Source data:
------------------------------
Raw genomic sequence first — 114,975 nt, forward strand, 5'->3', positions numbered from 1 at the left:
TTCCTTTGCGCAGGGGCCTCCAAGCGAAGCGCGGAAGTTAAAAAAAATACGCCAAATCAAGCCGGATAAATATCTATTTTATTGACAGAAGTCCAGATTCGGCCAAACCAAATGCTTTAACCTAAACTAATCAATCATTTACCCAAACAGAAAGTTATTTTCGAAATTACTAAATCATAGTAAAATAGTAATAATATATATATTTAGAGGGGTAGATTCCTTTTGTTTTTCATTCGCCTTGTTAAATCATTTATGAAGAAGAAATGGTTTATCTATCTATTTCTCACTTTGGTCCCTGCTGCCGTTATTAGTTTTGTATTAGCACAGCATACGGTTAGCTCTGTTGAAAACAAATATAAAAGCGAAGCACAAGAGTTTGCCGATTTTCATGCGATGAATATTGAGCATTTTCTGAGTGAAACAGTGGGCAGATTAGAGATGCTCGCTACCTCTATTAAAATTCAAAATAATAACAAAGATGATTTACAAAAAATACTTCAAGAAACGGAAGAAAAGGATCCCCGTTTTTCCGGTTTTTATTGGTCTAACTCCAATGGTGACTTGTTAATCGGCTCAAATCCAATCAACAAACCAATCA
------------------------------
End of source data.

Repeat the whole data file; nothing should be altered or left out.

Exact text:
Raw genomic sequence first — 114,975 nt, forward strand, 5'->3', positions numbered from 1 at the left:
TTCCTTTGCGCAGGGGCCTCCAAGCGAAGCGCGGAAGTTAAAAAAAATACGCCAAATCAAGCCGGATAAATATCTATTTTATTGACAGAAGTCCAGATTCGGCCAAACCAAATGCTTTAACCTAAACTAATCAATCATTTACCCAAACAGAAAGTTATTTTCGAAATTACTAAATCATAGTAAAATAGTAATAATATATATATTTAGAGGGGTAGATTCCTTTTGTTTTTCATTCGCCTTGTTAAATCATTTATGAAGAAGAAATGGTTTATCTATCTATTTCTCACTTTGGTCCCTGCTGCCGTTATTAGTTTTGTATTAGCACAGCATACGGTTAGCTCTGTTGAAAACAAATATAAAAGCGAAGCACAAGAGTTTGCCGATTTTCATGCGATGAATATTGAGCATTTTCTGAGTGAAACAGTGGGCAGATTAGAGATGCTCGCTACCTCTATTAAAATTCAAAATAATAACAAAGATGATTTACAAAAAATACTTCAAGAAACGGAAGAAAAGGATCCCCGTTTTTCCGGTTTTTATTGGTCTAACTCCAATGGTGACTTGTTAATCGGCTCAAATCCAATCAACAAACCAATCA